Monday, May 11, 2009

Writing And Identity

Nathan Bransford has a post up called Writing as an Identity in which he argues that writers shouldn't be wrapping up their identity, their sense of self, in being a writer. When writers begin to identify themselves as writers, when they treat it as something more than just fun, they "begin to wrap up their identity with the publication process, the rejections become personal, and a judgment on a book becomes intertwined, in the writer's eye, with a judgment of self."

Now, he's probably right about people taking rejection too personally. However, nowhere in his post does he mention that people in other fields identify with their work. In skimming the 432 comments to his post, I didn't see anyone else bringing it up, either.

They may have been totally focused on writers being some kind of special artist different from the rest of the world. But we're not. We're like many other people in many other fields of work who get a sense of identity from what they do every day of their lives. That's not a bad thing. If anything, it's a good thing.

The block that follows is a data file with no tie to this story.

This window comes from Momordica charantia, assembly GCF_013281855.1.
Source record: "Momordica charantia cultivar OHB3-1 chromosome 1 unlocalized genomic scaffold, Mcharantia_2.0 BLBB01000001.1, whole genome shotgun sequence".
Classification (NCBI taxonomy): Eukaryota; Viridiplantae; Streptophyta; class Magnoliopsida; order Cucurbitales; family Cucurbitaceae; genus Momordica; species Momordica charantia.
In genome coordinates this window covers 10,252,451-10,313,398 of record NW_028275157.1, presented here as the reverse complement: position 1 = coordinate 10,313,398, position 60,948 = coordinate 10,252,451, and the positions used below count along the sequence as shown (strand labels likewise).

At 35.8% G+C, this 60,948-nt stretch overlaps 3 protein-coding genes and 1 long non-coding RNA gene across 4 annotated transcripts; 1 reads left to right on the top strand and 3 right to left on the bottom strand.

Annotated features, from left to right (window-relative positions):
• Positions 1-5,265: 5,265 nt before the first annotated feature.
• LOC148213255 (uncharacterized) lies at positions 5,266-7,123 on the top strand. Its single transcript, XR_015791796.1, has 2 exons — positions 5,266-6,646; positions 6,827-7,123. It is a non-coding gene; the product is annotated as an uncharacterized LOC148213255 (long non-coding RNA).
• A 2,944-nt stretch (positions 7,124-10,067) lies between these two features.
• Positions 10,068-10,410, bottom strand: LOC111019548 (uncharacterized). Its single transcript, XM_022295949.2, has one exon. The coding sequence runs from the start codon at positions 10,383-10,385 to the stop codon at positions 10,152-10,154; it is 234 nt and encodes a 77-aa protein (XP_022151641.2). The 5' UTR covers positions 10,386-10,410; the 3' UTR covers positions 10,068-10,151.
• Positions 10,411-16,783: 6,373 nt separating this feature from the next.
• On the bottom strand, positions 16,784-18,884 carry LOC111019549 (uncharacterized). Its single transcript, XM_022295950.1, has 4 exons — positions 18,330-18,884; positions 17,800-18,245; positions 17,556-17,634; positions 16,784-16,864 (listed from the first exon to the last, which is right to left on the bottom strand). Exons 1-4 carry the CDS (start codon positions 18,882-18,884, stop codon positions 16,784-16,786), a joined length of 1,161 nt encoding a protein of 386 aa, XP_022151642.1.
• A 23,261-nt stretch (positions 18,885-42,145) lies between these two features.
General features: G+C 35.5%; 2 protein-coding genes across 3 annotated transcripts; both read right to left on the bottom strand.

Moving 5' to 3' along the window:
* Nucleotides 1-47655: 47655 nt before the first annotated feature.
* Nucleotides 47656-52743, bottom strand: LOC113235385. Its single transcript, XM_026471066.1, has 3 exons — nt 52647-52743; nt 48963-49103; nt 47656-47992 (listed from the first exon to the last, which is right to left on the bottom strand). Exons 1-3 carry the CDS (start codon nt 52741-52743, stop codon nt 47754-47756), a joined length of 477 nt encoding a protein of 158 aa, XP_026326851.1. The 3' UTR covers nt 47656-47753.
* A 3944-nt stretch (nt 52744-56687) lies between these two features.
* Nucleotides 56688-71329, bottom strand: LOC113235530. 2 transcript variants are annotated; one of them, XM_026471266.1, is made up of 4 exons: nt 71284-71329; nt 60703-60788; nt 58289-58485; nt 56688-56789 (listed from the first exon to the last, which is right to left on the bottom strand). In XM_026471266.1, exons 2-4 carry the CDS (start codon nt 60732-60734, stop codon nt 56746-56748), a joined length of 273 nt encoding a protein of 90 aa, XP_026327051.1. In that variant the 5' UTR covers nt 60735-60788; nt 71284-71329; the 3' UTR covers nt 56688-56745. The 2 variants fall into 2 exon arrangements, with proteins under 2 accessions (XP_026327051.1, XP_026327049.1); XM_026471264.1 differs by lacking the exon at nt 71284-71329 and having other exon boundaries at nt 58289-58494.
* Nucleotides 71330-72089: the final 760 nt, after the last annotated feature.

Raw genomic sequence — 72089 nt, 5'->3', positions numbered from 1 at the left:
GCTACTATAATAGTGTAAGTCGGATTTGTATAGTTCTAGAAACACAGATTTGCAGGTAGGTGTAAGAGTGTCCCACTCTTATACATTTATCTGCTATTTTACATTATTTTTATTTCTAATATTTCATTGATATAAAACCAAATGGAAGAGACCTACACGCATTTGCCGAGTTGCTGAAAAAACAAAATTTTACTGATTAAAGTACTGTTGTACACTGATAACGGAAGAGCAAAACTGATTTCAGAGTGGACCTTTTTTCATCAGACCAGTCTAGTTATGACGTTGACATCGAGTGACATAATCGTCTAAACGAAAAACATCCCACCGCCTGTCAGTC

I'm not talking about workaholics who wreck other aspects of their lives. That's not the same thing at all. I'm talking about people who live their lives with a certain sense of purpose or live their lives in a particular way because they are engineers, nurses, or teachers, to name the professions I'm most familiar with in my personal life. They think a certain way and respond to situations in a certain way because of their training and the way they've spent so much of their work lives.

I think people are lucky if they're in a line of work that fits their psyche so well that they identify with it and are engineers or health care professionals or teachers or...writers.

1 comment:

tanita davis said...

"They think a certain way and respond to situations in a certain way because of their training and the way they've spent so much of their work lives." Exactly. How we are convicted, how we think, our first impulse to act -- these define who we are, and that's directly tied in to what we do sometimes. And that's not a bad thing necessarily.